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However, no matter how quick and easy building Web applications is with App Engine, and no matter how good Google’s infrastructure is, the service’s lack of openness remains a serious drawback. While Google’s representatives say that they want to avoid locking companies into their system, the reality is that as long as important components such as the database remain proprietary, developers will have limited flexibility. In my case, I don’t currently want to manage my blog so much as just write it: I just want software that works. Yet it was important to me to reserve the right to move it wherever I want, to add or remove tools, and possibly to learn enough at some point to begin participating in the design of the platform. In its current incarnation, App Engine doesn’t give developers analogous options.

While it’s possible to get data out of App Engine and move it somewhere else, Stocky says that not all the features that would allow an application to be transferred to some other system have been built yet. In the meantime, a developer who wanted to move away from App Engine would have to find a way to deal with, for example, losing the Google database system and having to move back to one like MySQL. A developer who was taking full advantage of Google’s database would have to do a lot of work to make the application function well on a different one. With Google Apps, unlike WordPress, losing the hosting service means losing the platform as well.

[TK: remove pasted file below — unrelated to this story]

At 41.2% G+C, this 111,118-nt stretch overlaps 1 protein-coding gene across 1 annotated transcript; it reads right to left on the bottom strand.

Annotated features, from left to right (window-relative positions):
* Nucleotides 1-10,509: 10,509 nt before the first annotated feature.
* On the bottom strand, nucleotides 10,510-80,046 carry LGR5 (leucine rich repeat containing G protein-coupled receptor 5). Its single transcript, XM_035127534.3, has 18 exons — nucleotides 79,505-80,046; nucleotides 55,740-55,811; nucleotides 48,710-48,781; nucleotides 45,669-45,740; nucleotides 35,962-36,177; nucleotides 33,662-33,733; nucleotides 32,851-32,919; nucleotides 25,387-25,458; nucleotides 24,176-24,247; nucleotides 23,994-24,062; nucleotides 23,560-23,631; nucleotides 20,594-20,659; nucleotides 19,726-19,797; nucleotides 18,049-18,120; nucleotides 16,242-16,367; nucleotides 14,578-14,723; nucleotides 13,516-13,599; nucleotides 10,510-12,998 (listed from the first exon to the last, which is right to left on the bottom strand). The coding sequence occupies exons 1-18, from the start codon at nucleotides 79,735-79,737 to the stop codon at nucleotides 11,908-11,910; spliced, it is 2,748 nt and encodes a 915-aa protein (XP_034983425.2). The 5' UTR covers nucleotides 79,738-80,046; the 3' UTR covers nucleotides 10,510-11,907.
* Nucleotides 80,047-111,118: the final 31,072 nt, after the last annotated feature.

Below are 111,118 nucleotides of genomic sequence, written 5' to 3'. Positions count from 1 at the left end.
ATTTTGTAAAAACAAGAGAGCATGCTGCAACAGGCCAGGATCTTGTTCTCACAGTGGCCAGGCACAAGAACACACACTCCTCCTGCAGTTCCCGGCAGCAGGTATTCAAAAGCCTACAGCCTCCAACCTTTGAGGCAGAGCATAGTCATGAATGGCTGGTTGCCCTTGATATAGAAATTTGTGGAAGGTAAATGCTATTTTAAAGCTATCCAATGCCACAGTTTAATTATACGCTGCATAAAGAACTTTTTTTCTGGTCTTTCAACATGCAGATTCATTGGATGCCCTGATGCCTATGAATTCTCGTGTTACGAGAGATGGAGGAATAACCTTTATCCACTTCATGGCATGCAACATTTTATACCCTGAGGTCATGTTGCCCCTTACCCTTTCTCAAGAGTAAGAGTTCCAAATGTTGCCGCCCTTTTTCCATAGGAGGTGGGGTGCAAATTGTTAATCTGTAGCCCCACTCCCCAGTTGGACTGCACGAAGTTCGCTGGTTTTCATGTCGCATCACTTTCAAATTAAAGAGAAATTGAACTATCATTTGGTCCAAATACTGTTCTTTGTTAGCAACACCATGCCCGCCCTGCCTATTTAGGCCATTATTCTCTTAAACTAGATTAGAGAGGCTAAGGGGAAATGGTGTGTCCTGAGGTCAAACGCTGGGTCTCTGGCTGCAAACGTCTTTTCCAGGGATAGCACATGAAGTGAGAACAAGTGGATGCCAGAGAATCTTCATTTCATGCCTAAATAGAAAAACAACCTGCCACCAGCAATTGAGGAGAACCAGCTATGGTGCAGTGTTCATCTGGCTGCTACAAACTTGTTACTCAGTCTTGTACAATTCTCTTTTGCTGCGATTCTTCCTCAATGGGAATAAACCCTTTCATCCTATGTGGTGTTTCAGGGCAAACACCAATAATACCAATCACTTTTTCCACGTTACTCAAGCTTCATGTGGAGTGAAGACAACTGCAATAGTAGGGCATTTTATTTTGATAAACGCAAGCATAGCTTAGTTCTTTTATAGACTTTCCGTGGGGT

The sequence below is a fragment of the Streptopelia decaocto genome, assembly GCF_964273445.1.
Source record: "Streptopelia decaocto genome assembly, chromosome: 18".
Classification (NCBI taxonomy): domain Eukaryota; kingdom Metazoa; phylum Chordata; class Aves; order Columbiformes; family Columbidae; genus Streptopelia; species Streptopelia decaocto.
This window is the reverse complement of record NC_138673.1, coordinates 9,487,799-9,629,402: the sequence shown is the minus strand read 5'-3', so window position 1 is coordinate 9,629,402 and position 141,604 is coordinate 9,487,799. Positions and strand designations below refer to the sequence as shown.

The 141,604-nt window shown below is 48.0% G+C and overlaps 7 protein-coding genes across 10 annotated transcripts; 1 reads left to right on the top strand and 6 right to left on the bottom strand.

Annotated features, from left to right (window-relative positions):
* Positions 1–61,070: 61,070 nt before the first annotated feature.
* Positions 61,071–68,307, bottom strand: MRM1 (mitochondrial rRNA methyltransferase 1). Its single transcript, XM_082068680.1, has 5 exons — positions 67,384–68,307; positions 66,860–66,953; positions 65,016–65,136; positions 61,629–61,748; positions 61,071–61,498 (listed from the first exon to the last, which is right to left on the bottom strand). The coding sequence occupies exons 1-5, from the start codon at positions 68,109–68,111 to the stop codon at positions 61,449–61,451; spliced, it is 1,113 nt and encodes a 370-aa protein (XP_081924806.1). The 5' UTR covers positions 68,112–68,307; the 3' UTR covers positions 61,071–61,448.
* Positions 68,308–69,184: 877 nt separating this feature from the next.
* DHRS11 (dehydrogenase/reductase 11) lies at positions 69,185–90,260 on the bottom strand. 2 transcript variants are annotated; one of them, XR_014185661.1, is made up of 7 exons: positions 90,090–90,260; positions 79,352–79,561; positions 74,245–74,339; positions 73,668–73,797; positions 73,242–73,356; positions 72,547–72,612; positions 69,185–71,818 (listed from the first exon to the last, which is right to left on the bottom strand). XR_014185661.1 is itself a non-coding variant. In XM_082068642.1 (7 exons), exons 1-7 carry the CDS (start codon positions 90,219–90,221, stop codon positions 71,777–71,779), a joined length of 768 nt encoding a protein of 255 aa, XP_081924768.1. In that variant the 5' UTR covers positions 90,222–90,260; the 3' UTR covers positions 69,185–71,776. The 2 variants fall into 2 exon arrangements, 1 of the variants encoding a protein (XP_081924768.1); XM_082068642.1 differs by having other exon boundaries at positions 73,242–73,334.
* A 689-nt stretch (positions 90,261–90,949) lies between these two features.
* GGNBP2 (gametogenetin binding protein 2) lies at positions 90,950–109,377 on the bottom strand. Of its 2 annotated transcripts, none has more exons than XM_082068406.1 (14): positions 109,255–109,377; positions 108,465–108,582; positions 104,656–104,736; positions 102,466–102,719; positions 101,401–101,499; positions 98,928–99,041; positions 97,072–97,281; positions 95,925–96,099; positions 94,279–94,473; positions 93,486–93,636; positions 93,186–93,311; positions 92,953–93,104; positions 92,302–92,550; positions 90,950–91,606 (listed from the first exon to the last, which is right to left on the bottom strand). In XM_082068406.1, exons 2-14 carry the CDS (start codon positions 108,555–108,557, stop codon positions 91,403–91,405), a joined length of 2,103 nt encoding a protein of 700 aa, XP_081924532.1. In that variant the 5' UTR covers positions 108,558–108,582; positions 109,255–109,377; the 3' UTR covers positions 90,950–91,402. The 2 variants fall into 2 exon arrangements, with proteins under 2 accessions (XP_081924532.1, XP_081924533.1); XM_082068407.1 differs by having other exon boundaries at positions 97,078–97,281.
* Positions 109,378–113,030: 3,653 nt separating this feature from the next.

Besides, many developers will want to understand how the system underlying their applications works. “We like to know what’s going on under the hood,” says Gardner. He suspects that at some point, developers will push hard to get a better view.

Nonetheless, developers seem excited about App Engine. It’s a brilliant piece of engineering. And for most users, it’s hard to beat the price. One of the incredible things about the blogging revolution, however, is that it’s led not only to open discussion but to open experimentation with the systems that made it possible. App Engine is certain to lower the barrier to creating a Web startup, and it will bring in many new developers. But if they stick only to what Google’s offering, their innovations won’t be as far reaching as they might otherwise be.

Erica Naone is a Technology Review assistant editor.

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Credit: Harry Campbell

Tagged: Computing, Web, Google, web browser, Web apps, App Engine

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